Top 10 SMSF strategies for 2010

A New Year is here and 2010 is going to be a significant one for SMSFs and superannuation in general.

Opportunities around strategy will continue to drive SMSF growth throughout 2010 and beyond regardless of the many outcomes of the Cooper review, Henry tax review, Rippoll enquiry, and any other government committee.

One thing that I have learnt over time is that regardless of the amount of legislative change that a government wishes to undertake to ‘move the goal posts’ for SMSFs, the underlying theme of “wanting to take control” will continue to spur-on growth of the sector.

So, what do I believe to be the Top10 SMSF strategies for 2010?

When thinking about my top 10, there were a couple of key themes that prevailed – gearing in super and the global recovery.  The strategies below provide some wonderful opportunities both short term and long term for clients to partake and for advisers to get their clients involved in.

Here’s my list of the Top10 SMSF strategies for 2010:

  1. Gearing in Super – transferring business premises into an SMSF
  2. Gearing in Super to acquire assets (property or shares)
  3. Establishing Reserves with investment gains
  4. “Lock in” tax-free proportions for income streams
  5. Maximising Contribution Caps (cash & in-specie)
  6. Segregating to capitalise on the recovery
  7. ‘Double dipping’ contribution caps?
  8. Gearing in Super – BYO banker property development
  9. Recontribution and multiple income streams post age 60; and
  10. Using Reserves effectively for pension accounts

1. Gearing in Super – transferring business premises into an SMSF

The revolution of being able to borrow money within a self managed super fund has opened the door to many wonderful strategies not seen since the halcyon days of pre-August 1999 unit trust arrangements.  For business owners, this strategy provides a fantastic opportunity to buy, upgrade or transfer business premises into an SMSF.

For business owners currently operating from their premises outside of super, the opportunity to move this asset from outside super to inside an SMSF provides an opportunity to convert non-deductible debt into deductible debt (inside the SMSF) and extract any unrealised gain on the property into cash (for personal use).  Furthermore, any capital gains tax (CGT) may be offset with the use of the small business concessions.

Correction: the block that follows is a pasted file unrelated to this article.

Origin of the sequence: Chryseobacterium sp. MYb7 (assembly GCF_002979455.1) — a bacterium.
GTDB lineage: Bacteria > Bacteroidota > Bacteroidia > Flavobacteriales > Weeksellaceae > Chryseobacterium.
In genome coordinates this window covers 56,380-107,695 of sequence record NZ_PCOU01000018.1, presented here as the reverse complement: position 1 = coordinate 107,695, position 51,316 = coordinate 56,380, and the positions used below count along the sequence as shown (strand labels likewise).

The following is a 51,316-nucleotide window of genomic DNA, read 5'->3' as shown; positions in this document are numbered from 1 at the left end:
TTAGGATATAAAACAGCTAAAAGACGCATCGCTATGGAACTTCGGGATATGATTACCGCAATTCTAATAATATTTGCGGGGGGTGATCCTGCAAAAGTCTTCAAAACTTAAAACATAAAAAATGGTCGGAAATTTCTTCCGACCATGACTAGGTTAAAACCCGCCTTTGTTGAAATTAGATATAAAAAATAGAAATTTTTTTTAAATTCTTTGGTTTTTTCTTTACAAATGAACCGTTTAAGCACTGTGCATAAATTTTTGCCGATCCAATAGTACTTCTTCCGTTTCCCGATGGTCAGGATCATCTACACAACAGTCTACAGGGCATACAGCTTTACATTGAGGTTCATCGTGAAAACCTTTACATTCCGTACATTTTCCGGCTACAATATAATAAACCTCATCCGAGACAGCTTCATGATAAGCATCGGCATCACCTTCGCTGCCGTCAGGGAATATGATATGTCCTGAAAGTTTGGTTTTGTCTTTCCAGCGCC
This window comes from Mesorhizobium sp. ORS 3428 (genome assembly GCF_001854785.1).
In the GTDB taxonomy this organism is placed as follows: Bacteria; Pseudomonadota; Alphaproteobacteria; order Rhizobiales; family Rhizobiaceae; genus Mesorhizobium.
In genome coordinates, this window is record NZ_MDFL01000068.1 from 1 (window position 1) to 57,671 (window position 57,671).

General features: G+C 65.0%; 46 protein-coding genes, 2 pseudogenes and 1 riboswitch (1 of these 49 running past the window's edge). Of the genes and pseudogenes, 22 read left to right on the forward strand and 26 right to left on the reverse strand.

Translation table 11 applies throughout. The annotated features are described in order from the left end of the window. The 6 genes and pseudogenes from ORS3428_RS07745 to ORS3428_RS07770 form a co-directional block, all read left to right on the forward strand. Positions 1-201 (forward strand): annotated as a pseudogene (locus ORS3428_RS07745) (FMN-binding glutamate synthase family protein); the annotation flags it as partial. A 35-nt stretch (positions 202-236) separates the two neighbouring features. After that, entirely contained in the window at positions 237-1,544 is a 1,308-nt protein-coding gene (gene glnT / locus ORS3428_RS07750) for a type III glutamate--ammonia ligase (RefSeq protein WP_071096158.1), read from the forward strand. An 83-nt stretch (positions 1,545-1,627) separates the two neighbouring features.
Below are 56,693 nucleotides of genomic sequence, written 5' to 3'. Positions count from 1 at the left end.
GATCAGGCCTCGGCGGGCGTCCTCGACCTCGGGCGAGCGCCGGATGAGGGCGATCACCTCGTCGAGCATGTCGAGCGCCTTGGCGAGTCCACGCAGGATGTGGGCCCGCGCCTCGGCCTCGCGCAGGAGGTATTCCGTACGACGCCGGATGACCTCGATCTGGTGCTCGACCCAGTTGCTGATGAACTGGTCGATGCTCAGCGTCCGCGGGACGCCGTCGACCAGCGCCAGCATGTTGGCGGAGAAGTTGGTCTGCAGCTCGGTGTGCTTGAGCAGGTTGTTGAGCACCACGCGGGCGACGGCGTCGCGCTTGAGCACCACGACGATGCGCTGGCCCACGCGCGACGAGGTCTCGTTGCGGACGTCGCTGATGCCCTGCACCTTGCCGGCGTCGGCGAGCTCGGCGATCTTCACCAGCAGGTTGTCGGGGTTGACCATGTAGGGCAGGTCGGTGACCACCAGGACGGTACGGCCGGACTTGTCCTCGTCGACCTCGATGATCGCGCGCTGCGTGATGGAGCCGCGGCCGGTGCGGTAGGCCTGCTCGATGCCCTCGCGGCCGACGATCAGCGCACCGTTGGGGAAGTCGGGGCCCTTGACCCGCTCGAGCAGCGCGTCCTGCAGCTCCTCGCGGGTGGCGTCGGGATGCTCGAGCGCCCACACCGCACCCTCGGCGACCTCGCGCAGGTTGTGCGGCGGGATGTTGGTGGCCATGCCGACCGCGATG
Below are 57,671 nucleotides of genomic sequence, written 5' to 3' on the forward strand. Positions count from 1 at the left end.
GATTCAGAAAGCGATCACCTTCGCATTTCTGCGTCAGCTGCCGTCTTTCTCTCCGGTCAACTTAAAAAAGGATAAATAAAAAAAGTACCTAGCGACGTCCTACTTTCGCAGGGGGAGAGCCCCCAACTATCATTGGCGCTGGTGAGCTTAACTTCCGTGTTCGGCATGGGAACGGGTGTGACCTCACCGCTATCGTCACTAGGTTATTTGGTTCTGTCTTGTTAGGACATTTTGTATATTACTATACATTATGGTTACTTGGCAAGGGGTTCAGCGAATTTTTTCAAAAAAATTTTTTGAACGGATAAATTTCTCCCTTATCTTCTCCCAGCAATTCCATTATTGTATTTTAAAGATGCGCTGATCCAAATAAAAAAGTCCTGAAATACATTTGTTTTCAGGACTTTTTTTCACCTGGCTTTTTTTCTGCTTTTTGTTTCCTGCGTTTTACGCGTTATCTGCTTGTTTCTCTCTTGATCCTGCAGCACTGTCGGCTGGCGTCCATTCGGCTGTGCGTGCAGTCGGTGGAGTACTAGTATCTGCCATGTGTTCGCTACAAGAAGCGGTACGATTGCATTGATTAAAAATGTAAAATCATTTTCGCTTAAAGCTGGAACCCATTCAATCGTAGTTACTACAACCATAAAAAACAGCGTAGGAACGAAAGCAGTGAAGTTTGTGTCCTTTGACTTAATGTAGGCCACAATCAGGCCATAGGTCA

To add icing to the cake, this strategy then provides the business owner a tax deduction in their business for rent which is paid to towards their own retirement.  The business will therefore be making two payments (i.e. rent and SGC and/or salary sacrifice amounts) towards the debt.  If that wasn’t enough on the basis the asset is sold post retirement, any future capital gain is tax-free.

I truly believe that once people realise the potential of this strategy it will accelerate like no other in SMSF history.

2. Gearing in Super to acquire assets (property or shares)

As mentioned above, gearing in super will gain significant momentum in 2010, with the only thing going to rain on this parade being any government change post reviews.

With property being the initial driver of SMSF borrowings, expect to see more activity in this area but also through direct equities and managed funds. Many SMSFs are already using instalment warrant equities within their portfolio through institutions such as Macquarie, Citigroup or UBS.

Further clarity from the regulator and government would be appreciated as there is still some levels of uncertainty in areas such as personal guarantees.

3. Establishing Reserves with investment gains

The last two financial years for many SMSFs has been a bit like watching a car crash as the stock market took a pummelling.  However, this financial year to date we have seen stocks recover upwards of 30%.  For most SMSFs, the accounting of these gains will simply be applied towards a member’s balance, however specialist SMSF advisers will be parking some of these profits into reserves for a range of strategies including future anti-detriment amounts, funding self insurance, crediting to 100% tax-free pensions and so on.